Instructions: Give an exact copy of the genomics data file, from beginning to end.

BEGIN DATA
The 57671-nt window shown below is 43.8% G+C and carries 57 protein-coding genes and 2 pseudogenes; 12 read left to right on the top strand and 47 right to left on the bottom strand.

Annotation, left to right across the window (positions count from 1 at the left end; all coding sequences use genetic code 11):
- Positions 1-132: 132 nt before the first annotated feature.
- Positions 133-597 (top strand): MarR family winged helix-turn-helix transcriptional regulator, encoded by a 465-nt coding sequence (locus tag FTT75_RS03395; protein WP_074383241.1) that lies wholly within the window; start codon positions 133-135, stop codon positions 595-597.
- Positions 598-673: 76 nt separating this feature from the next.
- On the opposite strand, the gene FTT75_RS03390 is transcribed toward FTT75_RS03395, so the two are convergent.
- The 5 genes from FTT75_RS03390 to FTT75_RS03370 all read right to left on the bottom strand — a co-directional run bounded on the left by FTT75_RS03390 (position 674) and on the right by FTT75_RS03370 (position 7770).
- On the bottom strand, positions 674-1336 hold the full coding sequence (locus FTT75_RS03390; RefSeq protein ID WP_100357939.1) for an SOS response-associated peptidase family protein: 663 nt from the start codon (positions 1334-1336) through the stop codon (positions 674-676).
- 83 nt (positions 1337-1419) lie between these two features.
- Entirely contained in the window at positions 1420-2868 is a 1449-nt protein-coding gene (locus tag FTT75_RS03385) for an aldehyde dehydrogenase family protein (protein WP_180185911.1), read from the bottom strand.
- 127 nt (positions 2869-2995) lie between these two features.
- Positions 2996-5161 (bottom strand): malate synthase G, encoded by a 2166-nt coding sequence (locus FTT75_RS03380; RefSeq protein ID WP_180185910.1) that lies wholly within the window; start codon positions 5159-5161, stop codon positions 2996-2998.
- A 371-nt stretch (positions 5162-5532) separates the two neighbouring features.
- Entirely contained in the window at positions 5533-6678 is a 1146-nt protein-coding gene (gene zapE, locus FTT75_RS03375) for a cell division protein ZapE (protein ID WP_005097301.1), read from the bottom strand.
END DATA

The 57671-nt window shown below is 43.8% G+C and carries 57 protein-coding genes and 2 pseudogenes; 12 read left to right on the top strand and 47 right to left on the bottom strand.

Annotation, left to right across the window (positions count from 1 at the left end; all coding sequences use genetic code 11):
- Positions 1-132: 132 nt before the first annotated feature.
- Positions 133-597 (top strand): MarR family winged helix-turn-helix transcriptional regulator, encoded by a 465-nt coding sequence (locus tag FTT75_RS03395; protein WP_074383241.1) that lies wholly within the window; start codon positions 133-135, stop codon positions 595-597.
- Positions 598-673: 76 nt separating this feature from the next.
- On the opposite strand, the gene FTT75_RS03390 is transcribed toward FTT75_RS03395, so the two are convergent.
- The 5 genes from FTT75_RS03390 to FTT75_RS03370 all read right to left on the bottom strand — a co-directional run bounded on the left by FTT75_RS03390 (position 674) and on the right by FTT75_RS03370 (position 7770).
- On the bottom strand, positions 674-1336 hold the full coding sequence (locus FTT75_RS03390; RefSeq protein ID WP_100357939.1) for an SOS response-associated peptidase family protein: 663 nt from the start codon (positions 1334-1336) through the stop codon (positions 674-676).
- 83 nt (positions 1337-1419) lie between these two features.
- Entirely contained in the window at positions 1420-2868 is a 1449-nt protein-coding gene (locus tag FTT75_RS03385) for an aldehyde dehydrogenase family protein (protein WP_180185911.1), read from the bottom strand.
- 127 nt (positions 2869-2995) lie between these two features.
- Positions 2996-5161 (bottom strand): malate synthase G, encoded by a 2166-nt coding sequence (locus FTT75_RS03380; RefSeq protein ID WP_180185910.1) that lies wholly within the window; start codon positions 5159-5161, stop codon positions 2996-2998.
- A 371-nt stretch (positions 5162-5532) separates the two neighbouring features.
- Entirely contained in the window at positions 5533-6678 is a 1146-nt protein-coding gene (gene zapE, locus FTT75_RS03375) for a cell division protein ZapE (protein ID WP_005097301.1), read from the bottom strand.